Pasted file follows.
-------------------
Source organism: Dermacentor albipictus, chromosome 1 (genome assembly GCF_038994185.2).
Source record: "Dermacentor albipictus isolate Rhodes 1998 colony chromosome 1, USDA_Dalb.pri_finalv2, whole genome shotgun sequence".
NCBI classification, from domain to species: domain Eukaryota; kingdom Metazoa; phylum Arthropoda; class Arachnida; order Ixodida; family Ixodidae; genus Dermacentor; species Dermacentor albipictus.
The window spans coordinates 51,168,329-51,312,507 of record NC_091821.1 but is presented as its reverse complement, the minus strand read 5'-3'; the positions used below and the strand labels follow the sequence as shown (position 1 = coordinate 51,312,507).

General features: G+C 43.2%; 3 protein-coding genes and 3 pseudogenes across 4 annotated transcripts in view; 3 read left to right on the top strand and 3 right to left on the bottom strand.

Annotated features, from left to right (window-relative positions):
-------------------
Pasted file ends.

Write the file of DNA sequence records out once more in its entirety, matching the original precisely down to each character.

Source organism: Dermacentor albipictus, chromosome 1 (genome assembly GCF_038994185.2).
Source record: "Dermacentor albipictus isolate Rhodes 1998 colony chromosome 1, USDA_Dalb.pri_finalv2, whole genome shotgun sequence".
NCBI classification, from domain to species: domain Eukaryota; kingdom Metazoa; phylum Arthropoda; class Arachnida; order Ixodida; family Ixodidae; genus Dermacentor; species Dermacentor albipictus.
The window spans coordinates 51,168,329-51,312,507 of record NC_091821.1 but is presented as its reverse complement, the minus strand read 5'-3'; the positions used below and the strand labels follow the sequence as shown (position 1 = coordinate 51,312,507).

General features: G+C 43.2%; 3 protein-coding genes and 3 pseudogenes across 4 annotated transcripts in view; 3 read left to right on the top strand and 3 right to left on the bottom strand.

Annotated features, from left to right (window-relative positions):